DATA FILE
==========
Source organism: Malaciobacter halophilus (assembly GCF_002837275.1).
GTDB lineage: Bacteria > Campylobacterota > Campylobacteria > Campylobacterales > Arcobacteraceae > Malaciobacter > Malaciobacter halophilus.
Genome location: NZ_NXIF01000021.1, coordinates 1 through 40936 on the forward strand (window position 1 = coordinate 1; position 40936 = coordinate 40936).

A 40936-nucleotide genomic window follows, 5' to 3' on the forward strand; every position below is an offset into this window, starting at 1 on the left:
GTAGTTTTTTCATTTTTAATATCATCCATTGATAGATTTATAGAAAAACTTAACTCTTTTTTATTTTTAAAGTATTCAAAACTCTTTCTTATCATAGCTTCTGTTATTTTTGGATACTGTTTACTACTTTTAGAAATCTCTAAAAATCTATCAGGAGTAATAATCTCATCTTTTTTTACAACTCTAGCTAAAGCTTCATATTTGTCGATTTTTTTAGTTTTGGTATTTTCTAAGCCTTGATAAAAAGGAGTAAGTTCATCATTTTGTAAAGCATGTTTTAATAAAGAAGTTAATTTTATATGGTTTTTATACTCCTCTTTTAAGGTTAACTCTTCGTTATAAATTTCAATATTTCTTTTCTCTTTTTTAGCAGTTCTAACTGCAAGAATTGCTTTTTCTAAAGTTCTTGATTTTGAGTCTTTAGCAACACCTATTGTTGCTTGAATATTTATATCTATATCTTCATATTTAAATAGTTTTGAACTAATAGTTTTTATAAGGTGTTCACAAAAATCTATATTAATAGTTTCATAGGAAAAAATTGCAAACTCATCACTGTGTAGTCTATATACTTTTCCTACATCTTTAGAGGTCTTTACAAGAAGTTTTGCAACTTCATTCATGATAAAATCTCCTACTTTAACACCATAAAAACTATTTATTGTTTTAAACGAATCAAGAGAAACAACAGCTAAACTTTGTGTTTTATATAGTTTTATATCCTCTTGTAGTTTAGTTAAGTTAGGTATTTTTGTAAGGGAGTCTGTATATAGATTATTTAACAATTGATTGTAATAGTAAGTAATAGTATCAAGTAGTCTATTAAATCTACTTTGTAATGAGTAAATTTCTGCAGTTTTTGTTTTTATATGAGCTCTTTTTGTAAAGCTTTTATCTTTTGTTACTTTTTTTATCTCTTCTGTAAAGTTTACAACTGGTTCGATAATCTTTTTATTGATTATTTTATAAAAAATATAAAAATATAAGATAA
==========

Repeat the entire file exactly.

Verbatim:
Source organism: Malaciobacter halophilus (assembly GCF_002837275.1).
GTDB lineage: Bacteria > Campylobacterota > Campylobacteria > Campylobacterales > Arcobacteraceae > Malaciobacter > Malaciobacter halophilus.
Genome location: NZ_NXIF01000021.1, coordinates 1 through 40936 on the forward strand (window position 1 = coordinate 1; position 40936 = coordinate 40936).

A 40936-nucleotide genomic window follows, 5' to 3' on the forward strand; every position below is an offset into this window, starting at 1 on the left:
GTAGTTTTTTCATTTTTAATATCATCCATTGATAGATTTATAGAAAAACTTAACTCTTTTTTATTTTTAAAGTATTCAAAACTCTTTCTTATCATAGCTTCTGTTATTTTTGGATACTGTTTACTACTTTTAGAAATCTCTAAAAATCTATCAGGAGTAATAATCTCATCTTTTTTTACAACTCTAGCTAAAGCTTCATATTTGTCGATTTTTTTAGTTTTGGTATTTTCTAAGCCTTGATAAAAAGGAGTAAGTTCATCATTTTGTAAAGCATGTTTTAATAAAGAAGTTAATTTTATATGGTTTTTATACTCCTCTTTTAAGGTTAACTCTTCGTTATAAATTTCAATATTTCTTTTCTCTTTTTTAGCAGTTCTAACTGCAAGAATTGCTTTTTCTAAAGTTCTTGATTTTGAGTCTTTAGCAACACCTATTGTTGCTTGAATATTTATATCTATATCTTCATATTTAAATAGTTTTGAACTAATAGTTTTTATAAGGTGTTCACAAAAATCTATATTAATAGTTTCATAGGAAAAAATTGCAAACTCATCACTGTGTAGTCTATATACTTTTCCTACATCTTTAGAGGTCTTTACAAGAAGTTTTGCAACTTCATTCATGATAAAATCTCCTACTTTAACACCATAAAAACTATTTATTGTTTTAAACGAATCAAGAGAAACAACAGCTAAACTTTGTGTTTTATATAGTTTTATATCCTCTTGTAGTTTAGTTAAGTTAGGTATTTTTGTAAGGGAGTCTGTATATAGATTATTTAACAATTGATTGTAATAGTAAGTAATAGTATCAAGTAGTCTATTAAATCTACTTTGTAATGAGTAAATTTCTGCAGTTTTTGTTTTTATATGAGCTCTTTTTGTAAAGCTTTTATCTTTTGTTACTTTTTTTATCTCTTCTGTAAAGTTTACAACTGGTTCGATAATCTTTTTATTGATTATTTTATAAAAAATATAAAAATATAAGATAA